Yet so often expressing our care makes us wince and hide. Will it be good enough, shiny enough, done in just the right way? How will it compare? How will it be received? What can I do in the face of so much complexity? Exploring your personal interests and sphere of influence helps resolve this. The Myer-Briggs psychometric tool, Enneagram and the Japanese model of Ikigai (‘reason for being’) are part of the toolkit we draw on, working skilfully with whatever is most useful for you at the time.

Our words and deeds have great power to lift someone’s spirits and open us to each other. But attachment to an old self, cynicism, old wounds, can get in the way.

The people I coach begin with varying degrees and types of love alive in their lives. Some feel it for others, but not much for themselves. The common ingredient is they all value themselves enough to embark on a coaching journey once they find the right coach. During our partnership, we always end up focusing on the most important kind of all – self-love. From this flows all possibility, and it starts with simply being willing to listen to our needs and know we can meet at least some of them when we get clear about how to work with change.

Without the ability to see, honour and feed ourselves with real nourishment, we cannot sustainably help anyone else.

And what is a life without love? Surely a barren one indeed. But with hope, grace and courage, love will grow and flow – in one form or another.

Nicola’s Story

Nicola came to me after burning out and receiving a promotion. She achieved great things in her role as events co-ordinator for an international women’s charity, but at great personal cost to her adrenal system, like so many others. Now she was ready to take a good look at how she worked, and who she wanted to be as a leader in this next stage of growth.

The organisation helps rebuild communities in conflict zones, with funds invested in women’s education, which is proven to help the whole society rise back up. Good men support them along the way; it’s an excellent model. Now Nicola was being asked to grow into a more senior role, responsible for raising millions to affect the lives of thousands. Her impact would spread through societies and generations in places like Rwanda. It was no small task, but we were both energised by the opportunities ahead, despite clear challenges.

A promotion can often bring about a shift in identity, as can a redundancy, or any big change at work. Most of us spend the majority of our lives at work, so the person we are there affects the person we are throughout our life. The way we are reflected back through our relationships with clients and colleagues, particularly authority figures re-enacting the archetypes of ‘Mother/ Father’, reinforces existing scripts we are operating from. Psychodynamic, person-centred and gestalt among other approaches all support this view.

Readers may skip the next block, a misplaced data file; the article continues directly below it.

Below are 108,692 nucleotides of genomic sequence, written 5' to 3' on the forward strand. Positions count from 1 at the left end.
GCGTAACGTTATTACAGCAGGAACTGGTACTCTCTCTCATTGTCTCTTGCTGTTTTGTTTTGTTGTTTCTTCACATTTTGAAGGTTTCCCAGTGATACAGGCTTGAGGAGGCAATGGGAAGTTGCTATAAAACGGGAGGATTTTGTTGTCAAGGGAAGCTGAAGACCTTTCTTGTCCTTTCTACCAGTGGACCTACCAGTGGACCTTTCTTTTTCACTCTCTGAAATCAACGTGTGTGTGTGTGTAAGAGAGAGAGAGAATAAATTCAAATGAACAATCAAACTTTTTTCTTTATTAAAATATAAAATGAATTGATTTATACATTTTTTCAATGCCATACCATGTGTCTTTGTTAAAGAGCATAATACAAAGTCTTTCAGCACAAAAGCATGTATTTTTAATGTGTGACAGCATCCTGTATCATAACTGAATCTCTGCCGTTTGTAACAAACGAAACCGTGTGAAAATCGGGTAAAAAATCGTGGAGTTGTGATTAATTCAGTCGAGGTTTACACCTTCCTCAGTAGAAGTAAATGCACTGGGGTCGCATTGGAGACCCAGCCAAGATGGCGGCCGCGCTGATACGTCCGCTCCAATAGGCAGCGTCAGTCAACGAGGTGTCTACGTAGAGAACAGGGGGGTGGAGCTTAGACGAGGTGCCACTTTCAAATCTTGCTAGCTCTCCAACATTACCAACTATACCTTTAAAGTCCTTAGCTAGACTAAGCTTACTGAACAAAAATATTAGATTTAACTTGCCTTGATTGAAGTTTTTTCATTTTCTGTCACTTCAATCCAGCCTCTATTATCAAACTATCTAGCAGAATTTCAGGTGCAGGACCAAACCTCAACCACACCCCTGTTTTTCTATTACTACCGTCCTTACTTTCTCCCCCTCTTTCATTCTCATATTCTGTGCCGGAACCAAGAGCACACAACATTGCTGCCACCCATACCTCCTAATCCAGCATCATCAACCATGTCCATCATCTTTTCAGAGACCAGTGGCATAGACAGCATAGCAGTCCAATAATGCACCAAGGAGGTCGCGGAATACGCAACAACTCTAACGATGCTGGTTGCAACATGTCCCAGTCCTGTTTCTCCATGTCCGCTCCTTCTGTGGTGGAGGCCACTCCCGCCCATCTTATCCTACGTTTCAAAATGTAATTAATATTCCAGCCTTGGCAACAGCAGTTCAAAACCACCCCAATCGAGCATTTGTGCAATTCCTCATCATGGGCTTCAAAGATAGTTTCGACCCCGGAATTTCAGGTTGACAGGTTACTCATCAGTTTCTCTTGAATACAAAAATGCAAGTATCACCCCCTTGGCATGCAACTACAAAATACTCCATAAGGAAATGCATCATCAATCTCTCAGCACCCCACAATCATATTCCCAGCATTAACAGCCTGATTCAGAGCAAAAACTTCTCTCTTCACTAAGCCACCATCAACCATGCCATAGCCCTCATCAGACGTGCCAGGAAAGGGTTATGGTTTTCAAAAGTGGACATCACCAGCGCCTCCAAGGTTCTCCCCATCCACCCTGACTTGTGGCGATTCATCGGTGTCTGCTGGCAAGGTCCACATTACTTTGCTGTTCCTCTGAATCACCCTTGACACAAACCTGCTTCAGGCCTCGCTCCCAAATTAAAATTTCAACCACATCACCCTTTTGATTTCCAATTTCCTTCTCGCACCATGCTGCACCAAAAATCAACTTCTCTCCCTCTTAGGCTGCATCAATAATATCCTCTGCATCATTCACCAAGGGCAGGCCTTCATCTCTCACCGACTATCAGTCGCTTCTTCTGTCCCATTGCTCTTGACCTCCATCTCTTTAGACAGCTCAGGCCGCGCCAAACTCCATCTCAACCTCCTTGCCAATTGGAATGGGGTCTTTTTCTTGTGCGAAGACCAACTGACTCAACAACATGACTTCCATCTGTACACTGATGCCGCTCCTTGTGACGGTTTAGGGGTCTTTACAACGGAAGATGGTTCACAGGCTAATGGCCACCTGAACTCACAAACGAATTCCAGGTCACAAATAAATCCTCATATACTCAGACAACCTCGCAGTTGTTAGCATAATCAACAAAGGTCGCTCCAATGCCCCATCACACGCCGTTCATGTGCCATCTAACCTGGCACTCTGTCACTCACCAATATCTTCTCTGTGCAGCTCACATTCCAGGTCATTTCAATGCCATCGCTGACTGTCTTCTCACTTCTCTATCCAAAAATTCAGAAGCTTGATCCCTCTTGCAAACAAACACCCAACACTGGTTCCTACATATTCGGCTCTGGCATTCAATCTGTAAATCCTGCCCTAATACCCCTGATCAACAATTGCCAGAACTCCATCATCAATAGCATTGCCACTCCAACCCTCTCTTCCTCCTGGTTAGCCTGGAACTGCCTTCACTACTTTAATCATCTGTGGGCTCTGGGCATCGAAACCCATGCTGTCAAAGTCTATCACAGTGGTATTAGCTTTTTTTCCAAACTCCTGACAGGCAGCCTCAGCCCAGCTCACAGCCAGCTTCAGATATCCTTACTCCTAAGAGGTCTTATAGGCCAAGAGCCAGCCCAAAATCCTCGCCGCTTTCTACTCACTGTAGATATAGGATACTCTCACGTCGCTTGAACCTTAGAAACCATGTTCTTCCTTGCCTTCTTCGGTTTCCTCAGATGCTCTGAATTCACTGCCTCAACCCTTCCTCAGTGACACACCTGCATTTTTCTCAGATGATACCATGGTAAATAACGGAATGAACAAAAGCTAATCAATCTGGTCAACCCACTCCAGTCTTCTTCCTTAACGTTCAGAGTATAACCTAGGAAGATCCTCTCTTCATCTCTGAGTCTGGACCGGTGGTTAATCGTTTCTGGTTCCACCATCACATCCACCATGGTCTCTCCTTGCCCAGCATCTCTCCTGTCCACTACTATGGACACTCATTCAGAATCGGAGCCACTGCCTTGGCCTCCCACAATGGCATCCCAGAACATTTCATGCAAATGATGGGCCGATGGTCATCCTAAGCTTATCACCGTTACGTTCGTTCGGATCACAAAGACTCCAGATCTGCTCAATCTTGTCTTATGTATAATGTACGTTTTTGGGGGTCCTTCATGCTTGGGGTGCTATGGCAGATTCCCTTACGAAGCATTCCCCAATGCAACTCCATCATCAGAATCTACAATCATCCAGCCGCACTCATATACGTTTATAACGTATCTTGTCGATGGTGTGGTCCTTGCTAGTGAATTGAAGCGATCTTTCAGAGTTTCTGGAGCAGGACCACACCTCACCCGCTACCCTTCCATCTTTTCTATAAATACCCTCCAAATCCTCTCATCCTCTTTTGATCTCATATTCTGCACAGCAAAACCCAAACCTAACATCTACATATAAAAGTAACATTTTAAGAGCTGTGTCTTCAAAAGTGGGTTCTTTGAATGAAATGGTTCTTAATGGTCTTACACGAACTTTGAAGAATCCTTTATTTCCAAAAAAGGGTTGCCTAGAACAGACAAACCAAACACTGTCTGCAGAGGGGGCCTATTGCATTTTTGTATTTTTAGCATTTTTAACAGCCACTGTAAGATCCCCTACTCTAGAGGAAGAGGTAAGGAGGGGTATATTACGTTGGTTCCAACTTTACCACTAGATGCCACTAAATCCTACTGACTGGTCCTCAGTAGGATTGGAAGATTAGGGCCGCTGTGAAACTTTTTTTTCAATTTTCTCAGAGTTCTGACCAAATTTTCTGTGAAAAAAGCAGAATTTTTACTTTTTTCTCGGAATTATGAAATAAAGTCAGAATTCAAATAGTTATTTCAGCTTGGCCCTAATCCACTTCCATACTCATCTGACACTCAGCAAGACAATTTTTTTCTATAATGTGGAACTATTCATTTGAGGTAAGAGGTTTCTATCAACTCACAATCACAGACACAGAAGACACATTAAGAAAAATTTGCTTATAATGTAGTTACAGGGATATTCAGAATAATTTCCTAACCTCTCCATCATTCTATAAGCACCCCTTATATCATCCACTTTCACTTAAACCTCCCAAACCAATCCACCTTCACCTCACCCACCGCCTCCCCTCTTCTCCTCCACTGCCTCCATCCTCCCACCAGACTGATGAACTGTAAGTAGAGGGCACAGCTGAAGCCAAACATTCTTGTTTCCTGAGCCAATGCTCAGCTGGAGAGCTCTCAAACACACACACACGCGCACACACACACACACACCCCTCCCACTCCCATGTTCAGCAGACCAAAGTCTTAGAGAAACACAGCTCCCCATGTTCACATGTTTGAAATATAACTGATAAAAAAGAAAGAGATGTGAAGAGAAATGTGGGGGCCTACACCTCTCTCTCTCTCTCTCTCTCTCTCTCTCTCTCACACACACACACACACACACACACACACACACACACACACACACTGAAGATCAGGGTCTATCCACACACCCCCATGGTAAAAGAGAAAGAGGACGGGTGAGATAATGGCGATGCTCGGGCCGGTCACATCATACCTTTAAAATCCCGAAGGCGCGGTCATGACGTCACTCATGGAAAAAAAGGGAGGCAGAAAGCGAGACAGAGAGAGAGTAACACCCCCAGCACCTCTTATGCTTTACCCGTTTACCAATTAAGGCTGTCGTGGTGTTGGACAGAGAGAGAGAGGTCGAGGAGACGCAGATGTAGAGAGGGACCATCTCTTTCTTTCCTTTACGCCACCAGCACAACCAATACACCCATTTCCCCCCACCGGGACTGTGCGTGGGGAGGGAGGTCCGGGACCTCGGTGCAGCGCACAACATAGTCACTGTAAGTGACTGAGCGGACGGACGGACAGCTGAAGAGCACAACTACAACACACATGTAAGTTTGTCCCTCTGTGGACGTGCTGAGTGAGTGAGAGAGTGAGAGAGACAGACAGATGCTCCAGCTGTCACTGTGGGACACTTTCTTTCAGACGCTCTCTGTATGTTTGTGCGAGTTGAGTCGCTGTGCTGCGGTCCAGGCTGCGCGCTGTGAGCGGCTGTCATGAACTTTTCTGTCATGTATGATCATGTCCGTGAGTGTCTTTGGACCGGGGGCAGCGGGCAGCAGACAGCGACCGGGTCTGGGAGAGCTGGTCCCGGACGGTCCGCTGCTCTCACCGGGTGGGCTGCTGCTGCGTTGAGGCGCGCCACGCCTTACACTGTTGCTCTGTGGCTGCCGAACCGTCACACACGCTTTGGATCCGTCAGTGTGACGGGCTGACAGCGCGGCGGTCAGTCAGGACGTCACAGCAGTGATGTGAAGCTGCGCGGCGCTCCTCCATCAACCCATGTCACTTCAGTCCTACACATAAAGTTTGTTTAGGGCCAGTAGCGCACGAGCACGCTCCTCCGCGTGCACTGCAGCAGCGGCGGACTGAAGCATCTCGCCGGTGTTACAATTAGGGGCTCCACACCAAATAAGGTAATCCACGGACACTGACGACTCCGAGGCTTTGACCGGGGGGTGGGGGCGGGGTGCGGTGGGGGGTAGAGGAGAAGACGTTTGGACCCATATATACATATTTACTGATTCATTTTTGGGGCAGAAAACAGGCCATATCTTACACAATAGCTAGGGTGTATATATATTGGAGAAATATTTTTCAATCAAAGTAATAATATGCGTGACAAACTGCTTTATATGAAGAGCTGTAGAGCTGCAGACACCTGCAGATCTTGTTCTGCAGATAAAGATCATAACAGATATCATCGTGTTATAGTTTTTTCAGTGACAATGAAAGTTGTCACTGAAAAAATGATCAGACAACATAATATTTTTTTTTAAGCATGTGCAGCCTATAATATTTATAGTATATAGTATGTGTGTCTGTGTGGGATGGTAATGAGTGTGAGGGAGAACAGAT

Nicola’s work was very inspiring to both of us. While this made it compelling, it also carried a shadow we and many others experience – burn out. Anyone who has known the feeling of ‘I’m not enough’ will know what I mean, especially if their work is meaningful to them and strongly resonant with their highest potential.

Overidentifying with the suffering of others we want to help, without turning towards our own suffering, is counterproductive as well. We can only grow as far as the oldest parts of ourselves are integrated into the emerging new whole. Sometimes we must turn towards that suffering with kind awareness to let it go. Sometimes we need help with that.

“If only I could try harder, do more, work more hours, be more effective, be smarter, help more people, if only I could be… more.” But we can never do enough if we are coming from a scarcity script of “I’m not enough.” We would be giving from an empty well, or in transactional analysis terms, a ‘leaky stroke bucket’. No matter how much we achieve or how much praise we are given, it will fall out the bottom and we will be left scoured out.

Given my own history of burn out and feeling ‘not enough’ at times, I knew I needed to be careful of projection and countertransference. Her issues were not mine, but I could certainly empathise and learn more, which made the work all the more compelling. How could I help Nicola find her own answers to avoid experiencing the worst of what I had? How could I hold this work in compassionate awareness and not get too caught up in overservicing her? Keeping boundaries around time and email contact between sessions was but one way I found.

We both knew the education and development of women had a ripple effect well established in development studies. Indeed I had specifically researched and offered to work with this charity knowing that; I looked for this systemic impact multiplier in all my ‘macro’ clients.

When that core principle was applied to women in post-conflict zones, who had often been raped and seen their children and entire communities murdered, you can imagine the potential and challenge of the coaching process. Nicola had a huge heart and mind and was high potential. Understandably, she had worked beyond her previous capacity, helping raise over £1 million the year before. She was hugely proud of the team’s achievements, but had, in her own words, “been giving from an empty well.” Her boundaries were barely existent and her new identity was only a sketch to me at first.